Cablegate: North Kordofan Stressed by Neighboring Darfur Conflict


DE RUEHKH #0322/01 0641351
P 041351Z MAR 08





E.O. 12958: N/A


1. (U) SUMMARY: According to numerous Sudanese contacts on a
recent trip to the North Kordofan cities of El-Obeid and An-Nahud,
the Darfur conflict clearly is stressing the neighboring state's
economy and infrastructure. Although North Kordofan shares many of
the same factors that bred violence in Darfur, opinions differ as to
whether that conflict will spread more significantly. Many praise
the Hamar tribal chief's reconciliation program for former Darfur
rebels, stating that it could serve as a model for other tribal
leaders. END SUMMARY.

2. (U) In a variety of meetings in El-Obeid and An-Nahud with
econoff from February 20-24, all contacts emphasized that Darfur's
crisis hurts the North Kordofan economy, infrastructure, and
government, specifically noting reduced trade, the influx of
internally displaced persons (IDPs), and the strain they place on
government services. On February 21, the manager of An-Nahud's
agricultural crop market, Othman Muhammad Ali, told EconOff that he
has seen volume at the market reduced as Darfurian crop and
livestock exports to Kordofan have declined. He complained that
Kordofan's exports to Darfur, especially of sorghum, peanuts, and
general goods, had fallen significantly and affected his business.

3. (SBU) On February 23, Abu Agala El-Zagil of the Nahud
Information Center told econoff that a number of banks in western
North Kordofan, most notably in Ghebeish, decided to close and move
away after rebels attacked nearby areas. (Note: After An-Nahud,
Ghebeish is the second largest city in West Kordofan. In December
2006, JEM forces attacked Ghebeish killing 45 members of the Popular
Defense Forces, after which the Sudanese Armed Forces increased its
presence. End Note.) El-Zagil added that some traders are afraid
to travel in Western Kordofan and that their purchases from the
region have decreased significantly.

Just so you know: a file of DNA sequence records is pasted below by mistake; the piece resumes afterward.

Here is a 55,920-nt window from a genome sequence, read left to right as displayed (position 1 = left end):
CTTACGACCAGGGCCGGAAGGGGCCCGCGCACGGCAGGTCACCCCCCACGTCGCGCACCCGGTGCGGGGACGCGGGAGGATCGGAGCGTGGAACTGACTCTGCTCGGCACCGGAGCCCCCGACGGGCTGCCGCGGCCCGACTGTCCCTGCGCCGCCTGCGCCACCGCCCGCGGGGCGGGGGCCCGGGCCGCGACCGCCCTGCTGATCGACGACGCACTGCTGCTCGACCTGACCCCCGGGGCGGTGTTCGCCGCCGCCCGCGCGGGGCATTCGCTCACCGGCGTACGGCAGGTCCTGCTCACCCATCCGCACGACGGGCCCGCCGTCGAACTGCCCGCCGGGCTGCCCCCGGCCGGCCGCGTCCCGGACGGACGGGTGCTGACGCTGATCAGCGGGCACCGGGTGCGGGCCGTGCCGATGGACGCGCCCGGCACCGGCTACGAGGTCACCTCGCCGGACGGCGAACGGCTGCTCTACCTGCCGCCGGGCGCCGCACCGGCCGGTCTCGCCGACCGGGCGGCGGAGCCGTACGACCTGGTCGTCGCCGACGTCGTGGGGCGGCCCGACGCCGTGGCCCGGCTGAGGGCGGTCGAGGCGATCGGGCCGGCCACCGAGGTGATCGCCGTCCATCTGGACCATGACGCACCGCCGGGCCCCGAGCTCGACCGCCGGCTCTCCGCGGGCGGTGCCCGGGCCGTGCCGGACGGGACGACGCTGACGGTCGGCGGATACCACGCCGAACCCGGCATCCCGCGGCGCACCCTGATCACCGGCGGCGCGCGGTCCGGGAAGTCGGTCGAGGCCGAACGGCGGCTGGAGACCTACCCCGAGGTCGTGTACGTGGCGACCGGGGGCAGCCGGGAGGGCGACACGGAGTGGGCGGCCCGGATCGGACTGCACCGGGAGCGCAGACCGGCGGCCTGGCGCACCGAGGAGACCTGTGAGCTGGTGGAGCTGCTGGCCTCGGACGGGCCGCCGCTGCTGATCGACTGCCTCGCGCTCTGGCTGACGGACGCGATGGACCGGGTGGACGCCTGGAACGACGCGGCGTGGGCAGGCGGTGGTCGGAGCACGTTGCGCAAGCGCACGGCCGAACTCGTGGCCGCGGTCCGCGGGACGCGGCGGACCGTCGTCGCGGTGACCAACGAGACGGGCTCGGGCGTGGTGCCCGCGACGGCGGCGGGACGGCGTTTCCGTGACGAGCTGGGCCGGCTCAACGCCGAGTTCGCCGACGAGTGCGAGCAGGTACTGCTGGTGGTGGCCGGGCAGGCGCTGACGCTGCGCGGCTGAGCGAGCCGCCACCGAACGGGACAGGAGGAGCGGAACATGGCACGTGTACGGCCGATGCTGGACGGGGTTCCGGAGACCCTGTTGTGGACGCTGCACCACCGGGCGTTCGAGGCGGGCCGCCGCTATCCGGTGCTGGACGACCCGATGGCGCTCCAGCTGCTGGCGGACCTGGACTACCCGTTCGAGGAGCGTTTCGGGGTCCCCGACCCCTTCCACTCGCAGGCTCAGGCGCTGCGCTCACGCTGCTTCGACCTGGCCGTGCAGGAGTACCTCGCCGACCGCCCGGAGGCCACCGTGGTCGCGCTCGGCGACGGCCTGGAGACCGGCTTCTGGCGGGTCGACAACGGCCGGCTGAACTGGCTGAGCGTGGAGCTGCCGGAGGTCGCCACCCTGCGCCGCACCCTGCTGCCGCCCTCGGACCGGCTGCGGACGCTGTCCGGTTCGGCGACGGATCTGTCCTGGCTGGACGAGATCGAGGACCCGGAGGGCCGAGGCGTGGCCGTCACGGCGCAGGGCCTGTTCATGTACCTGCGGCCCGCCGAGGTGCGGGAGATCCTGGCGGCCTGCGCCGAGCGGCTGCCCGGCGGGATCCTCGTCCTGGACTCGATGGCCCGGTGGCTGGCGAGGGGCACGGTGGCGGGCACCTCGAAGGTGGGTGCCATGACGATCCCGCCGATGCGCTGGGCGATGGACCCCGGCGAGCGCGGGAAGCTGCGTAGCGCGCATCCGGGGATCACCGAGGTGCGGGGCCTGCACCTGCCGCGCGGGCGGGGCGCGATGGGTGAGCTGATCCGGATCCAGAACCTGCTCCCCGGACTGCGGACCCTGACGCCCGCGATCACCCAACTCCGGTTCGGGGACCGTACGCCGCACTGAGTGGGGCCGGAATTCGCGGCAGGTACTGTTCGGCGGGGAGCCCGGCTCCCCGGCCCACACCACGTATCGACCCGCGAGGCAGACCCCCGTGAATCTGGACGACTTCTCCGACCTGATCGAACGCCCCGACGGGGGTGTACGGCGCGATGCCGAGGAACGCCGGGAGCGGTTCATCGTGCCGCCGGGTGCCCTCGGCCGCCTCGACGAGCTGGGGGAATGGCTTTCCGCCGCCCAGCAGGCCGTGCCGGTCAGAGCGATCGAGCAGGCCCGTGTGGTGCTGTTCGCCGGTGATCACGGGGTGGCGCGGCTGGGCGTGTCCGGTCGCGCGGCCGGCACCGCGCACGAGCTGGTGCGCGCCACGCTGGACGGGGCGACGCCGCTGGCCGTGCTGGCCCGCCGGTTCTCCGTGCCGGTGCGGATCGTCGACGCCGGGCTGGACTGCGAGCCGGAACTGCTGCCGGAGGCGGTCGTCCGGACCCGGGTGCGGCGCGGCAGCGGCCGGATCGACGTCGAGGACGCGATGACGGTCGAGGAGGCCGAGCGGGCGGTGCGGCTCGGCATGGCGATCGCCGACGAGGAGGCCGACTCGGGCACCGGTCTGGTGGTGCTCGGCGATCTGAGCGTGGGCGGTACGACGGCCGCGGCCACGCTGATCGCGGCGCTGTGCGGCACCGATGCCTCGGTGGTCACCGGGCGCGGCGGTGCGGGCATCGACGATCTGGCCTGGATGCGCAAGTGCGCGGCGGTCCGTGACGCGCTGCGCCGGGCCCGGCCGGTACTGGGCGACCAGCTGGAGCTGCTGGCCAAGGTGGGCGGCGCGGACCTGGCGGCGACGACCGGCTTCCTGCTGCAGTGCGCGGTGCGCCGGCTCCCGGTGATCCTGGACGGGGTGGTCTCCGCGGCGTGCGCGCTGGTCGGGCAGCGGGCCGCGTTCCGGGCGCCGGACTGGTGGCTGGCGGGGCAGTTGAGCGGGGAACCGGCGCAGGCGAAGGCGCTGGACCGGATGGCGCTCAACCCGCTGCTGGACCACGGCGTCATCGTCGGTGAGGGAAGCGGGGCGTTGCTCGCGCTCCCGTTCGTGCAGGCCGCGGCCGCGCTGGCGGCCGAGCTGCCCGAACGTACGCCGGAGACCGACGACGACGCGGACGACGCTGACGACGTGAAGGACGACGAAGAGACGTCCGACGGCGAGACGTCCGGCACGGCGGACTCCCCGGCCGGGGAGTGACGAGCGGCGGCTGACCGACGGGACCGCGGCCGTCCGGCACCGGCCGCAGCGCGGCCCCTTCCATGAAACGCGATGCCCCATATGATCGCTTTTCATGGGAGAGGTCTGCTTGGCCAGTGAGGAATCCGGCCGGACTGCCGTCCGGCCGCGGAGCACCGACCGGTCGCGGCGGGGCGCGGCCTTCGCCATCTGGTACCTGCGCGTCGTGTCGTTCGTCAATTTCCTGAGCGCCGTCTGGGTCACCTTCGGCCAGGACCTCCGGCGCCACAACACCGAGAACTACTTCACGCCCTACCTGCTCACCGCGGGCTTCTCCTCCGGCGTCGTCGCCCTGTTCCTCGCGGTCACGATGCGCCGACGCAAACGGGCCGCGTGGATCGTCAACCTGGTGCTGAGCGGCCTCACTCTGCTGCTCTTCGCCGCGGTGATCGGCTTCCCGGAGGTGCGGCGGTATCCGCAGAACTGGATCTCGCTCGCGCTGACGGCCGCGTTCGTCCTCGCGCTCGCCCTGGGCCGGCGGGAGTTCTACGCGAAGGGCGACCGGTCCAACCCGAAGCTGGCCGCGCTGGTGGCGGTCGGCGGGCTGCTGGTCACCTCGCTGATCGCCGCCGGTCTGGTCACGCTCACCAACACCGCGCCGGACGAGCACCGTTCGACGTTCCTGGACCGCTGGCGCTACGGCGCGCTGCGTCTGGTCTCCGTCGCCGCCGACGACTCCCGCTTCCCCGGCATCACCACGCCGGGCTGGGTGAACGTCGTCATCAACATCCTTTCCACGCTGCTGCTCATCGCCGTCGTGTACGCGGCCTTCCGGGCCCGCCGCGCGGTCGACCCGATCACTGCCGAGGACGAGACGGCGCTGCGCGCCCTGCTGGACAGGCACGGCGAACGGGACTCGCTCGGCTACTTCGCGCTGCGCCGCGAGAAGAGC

4. (U) According to local An-Nahud town commissioner Al-Sharif
Al-Fadil economic and cultural ties between Kordofan and Darfur have
been significantly reduced. Al-Fadil noted that trade between the
two regions is natural, as Kordofan was occupied by the Fur people
for centuries as part of the Fur sultanate. Al-Fadil, like others,
added that before the conflict, trade was significant between the
South Darfur capital of Nyala and An-Nahud.

5. (U) Contacts also stated that the influx of internally displaced
persons from Darfur into Kordofan has strained its infrastructure,
social fabric, and level of government services. In a February 21
meeting with econoff, North Kordofan's Minister of Health, Abd
Al-Hamid Moneim Mansour, estimated that there are "tens of thousands
of internally displaced persons from Darfur." He stated that
Kordofan always has been a bridge between many different parts of
the country, but that it is struggling to provide services to these
new residents. "The budget is not enough even to pay for basic
services for the people of Kordofan, let alone those from Darfur,"
said Mansour. On February 20, Al-Rashid Othman Al-Sayyed Abd
Al-Baqi, the General Secretary for the Sudanese Businessmen's
Association in North Kordofan State stated that squatter camps have
started to form outside of El-Obeid consisting primarily of Darfur

6. (U) According to contacts, many of the same factors that
triggered the Darfur conflict exist in Kordofan, including tribal
diversity, unresolved issues over grazing rights and agricultural
areas, years of drought, and a real water shortage. "The lack of
development is the reason for the war in Darfur. If we want to stop
Darfur's problems from spreading into Kordofan, we need
development," said Abd Al-Hamid Mansour, the Minister of Health of
N. Kordofan State. Mansour specifically noted the stress on areas
such as Dam Gamad, Ghebeish, and Wad Banda, where tens of thousands
of Darfur IDPs and years of drought strain limited resources.

7. (U) Muhammad Gomma of An-Nahud's Veteran's Association ("The
Martyrs Organization") noted that although the levels of violence in
Kordofan are low compared to Darfur, the people of his state also
suffer from violence within their borders. According to Gomma, 17
of those killed in the August 2007 Wad Banda attacks by JEM rebels
from Darfur were from Nahud. According to Gomma, (who has worked
with some of the rebels after their reintegration into society) many
rebels told him that they set their sights on Kordofan as it